Dagley and Gaskin identified the ability to deliver key outcomes consistently as one of 10 Executive Presence Characteristics. This is also a key characteristic of a good leader.
In fact, a good leader should be able to abstain from using coercive power or his position to get the work done.
Yet, many a manager fails to demonstrate true leadership style or executive presence. Even though they get the job done, they miss out on their goal to climb to the pinnacles of their organizations corporate ladder.
When it comes to leadership, a key quality is commanding the respect of our team. Looking back in time, I remember the story of Big Brother Cat and how as a manager his use of authority led to his ultimate downfall.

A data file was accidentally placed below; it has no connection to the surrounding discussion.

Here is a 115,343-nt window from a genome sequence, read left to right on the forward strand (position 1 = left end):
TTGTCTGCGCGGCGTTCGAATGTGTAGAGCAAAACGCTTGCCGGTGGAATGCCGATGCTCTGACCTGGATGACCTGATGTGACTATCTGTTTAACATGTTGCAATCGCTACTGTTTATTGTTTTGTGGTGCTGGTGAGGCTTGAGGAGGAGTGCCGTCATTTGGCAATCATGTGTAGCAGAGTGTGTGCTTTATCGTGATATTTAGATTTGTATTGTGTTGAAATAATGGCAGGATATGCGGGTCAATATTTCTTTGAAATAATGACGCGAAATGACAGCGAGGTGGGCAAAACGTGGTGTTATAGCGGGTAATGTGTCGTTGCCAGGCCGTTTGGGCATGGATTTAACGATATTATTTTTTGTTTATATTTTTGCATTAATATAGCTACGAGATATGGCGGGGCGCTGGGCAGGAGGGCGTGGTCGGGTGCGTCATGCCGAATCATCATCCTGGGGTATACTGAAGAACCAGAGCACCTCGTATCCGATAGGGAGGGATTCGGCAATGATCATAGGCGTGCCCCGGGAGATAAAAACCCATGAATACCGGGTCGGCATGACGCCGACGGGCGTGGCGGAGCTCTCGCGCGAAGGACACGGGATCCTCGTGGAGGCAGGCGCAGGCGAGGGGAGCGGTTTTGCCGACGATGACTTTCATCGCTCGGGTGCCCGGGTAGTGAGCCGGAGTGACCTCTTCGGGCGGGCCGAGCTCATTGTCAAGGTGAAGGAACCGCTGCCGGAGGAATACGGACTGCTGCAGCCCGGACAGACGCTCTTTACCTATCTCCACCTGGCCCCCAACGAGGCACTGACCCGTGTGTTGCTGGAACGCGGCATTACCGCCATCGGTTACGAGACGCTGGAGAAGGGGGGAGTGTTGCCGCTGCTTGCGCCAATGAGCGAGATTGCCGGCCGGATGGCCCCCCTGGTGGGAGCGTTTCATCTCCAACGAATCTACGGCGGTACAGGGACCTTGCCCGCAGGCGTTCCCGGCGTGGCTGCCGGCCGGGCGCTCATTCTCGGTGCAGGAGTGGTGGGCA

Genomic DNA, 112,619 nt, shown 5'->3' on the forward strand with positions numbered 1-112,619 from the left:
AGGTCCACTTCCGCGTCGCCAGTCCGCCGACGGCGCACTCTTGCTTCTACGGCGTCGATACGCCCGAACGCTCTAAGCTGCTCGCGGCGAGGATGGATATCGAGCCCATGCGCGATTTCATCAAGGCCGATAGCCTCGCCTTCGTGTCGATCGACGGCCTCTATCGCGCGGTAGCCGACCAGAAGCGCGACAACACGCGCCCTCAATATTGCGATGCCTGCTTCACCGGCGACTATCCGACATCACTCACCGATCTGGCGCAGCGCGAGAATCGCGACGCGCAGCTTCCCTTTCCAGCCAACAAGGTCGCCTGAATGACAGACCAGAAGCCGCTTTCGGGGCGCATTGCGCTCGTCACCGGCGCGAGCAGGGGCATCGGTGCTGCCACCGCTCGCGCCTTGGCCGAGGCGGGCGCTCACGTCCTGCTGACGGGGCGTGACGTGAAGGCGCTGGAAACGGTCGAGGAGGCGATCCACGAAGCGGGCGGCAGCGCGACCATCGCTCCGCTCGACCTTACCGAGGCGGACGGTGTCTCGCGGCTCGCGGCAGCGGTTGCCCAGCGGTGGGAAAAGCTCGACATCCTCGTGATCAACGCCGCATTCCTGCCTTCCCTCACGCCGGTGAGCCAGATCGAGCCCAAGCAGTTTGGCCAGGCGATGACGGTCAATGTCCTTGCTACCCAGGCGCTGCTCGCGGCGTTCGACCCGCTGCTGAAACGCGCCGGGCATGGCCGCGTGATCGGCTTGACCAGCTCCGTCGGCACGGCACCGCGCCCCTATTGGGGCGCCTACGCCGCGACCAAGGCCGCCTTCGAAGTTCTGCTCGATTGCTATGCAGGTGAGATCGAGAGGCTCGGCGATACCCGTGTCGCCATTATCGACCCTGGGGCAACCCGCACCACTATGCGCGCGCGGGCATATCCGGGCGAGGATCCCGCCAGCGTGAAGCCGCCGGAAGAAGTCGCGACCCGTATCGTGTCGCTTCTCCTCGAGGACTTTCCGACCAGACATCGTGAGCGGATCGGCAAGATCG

A decade ago, I was the Technical Manager on a major assignment involving an AIM listing on the London Stock Exchange where the financial statements had to be converted using International Financial Reporting Standards.
The successful close of this assignment would put the firm in a different league compared to other audit and consulting firms because back then, the only other time these reporting standards were being used in India was for European Group Reporting assignments on an annual basis for clients with Indian subsidiaries. It was a simple template filling exercise with adjustment calculations and not reconverting 3 years of financial statements.
I was the specialist on board this assignment with a team of 12 professionals who knew nothing about these reporting standards but were eager to learn and good team members (a major plus).
Our team also had a manager of my seniority whose role was to help facilitate client interactions while I played the hands-on manager with big time on the job training.
I noticed a pattern in the productivity cycle which had direct correlation with the presence of the other Manager, whom I shall call Big Brother Cat.